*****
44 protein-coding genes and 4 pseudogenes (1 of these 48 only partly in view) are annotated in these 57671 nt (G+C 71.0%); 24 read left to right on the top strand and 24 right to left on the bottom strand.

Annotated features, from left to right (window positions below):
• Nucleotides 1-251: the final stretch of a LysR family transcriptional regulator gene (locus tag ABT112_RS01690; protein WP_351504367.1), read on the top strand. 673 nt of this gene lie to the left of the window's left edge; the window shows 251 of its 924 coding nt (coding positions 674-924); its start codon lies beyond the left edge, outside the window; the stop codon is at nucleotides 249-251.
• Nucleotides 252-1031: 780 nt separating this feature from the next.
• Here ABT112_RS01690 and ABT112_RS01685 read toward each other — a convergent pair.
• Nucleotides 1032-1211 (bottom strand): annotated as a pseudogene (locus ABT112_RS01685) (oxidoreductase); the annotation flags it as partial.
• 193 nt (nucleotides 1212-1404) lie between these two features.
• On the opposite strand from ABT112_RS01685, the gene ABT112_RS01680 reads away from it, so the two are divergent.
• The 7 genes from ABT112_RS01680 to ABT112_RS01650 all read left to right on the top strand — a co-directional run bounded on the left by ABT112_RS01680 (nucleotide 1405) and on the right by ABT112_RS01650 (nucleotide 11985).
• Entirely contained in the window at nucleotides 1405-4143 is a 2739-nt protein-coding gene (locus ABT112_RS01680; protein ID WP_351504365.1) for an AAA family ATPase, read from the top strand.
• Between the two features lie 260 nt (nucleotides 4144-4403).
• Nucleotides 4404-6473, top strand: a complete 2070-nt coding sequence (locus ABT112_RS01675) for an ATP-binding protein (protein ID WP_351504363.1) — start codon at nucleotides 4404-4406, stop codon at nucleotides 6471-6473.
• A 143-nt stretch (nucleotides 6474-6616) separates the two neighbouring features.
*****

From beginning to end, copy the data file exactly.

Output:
44 protein-coding genes and 4 pseudogenes (1 of these 48 only partly in view) are annotated in these 57671 nt (G+C 71.0%); 24 read left to right on the top strand and 24 right to left on the bottom strand.

Annotated features, from left to right (window positions below):
• Nucleotides 1-251: the final stretch of a LysR family transcriptional regulator gene (locus tag ABT112_RS01690; protein WP_351504367.1), read on the top strand. 673 nt of this gene lie to the left of the window's left edge; the window shows 251 of its 924 coding nt (coding positions 674-924); its start codon lies beyond the left edge, outside the window; the stop codon is at nucleotides 249-251.
• Nucleotides 252-1031: 780 nt separating this feature from the next.
• Here ABT112_RS01690 and ABT112_RS01685 read toward each other — a convergent pair.
• Nucleotides 1032-1211 (bottom strand): annotated as a pseudogene (locus ABT112_RS01685) (oxidoreductase); the annotation flags it as partial.
• 193 nt (nucleotides 1212-1404) lie between these two features.
• On the opposite strand from ABT112_RS01685, the gene ABT112_RS01680 reads away from it, so the two are divergent.
• The 7 genes from ABT112_RS01680 to ABT112_RS01650 all read left to right on the top strand — a co-directional run bounded on the left by ABT112_RS01680 (nucleotide 1405) and on the right by ABT112_RS01650 (nucleotide 11985).
• Entirely contained in the window at nucleotides 1405-4143 is a 2739-nt protein-coding gene (locus ABT112_RS01680; protein ID WP_351504365.1) for an AAA family ATPase, read from the top strand.
• Between the two features lie 260 nt (nucleotides 4144-4403).
• Nucleotides 4404-6473, top strand: a complete 2070-nt coding sequence (locus ABT112_RS01675) for an ATP-binding protein (protein ID WP_351504363.1) — start codon at nucleotides 4404-4406, stop codon at nucleotides 6471-6473.
• A 143-nt stretch (nucleotides 6474-6616) separates the two neighbouring features.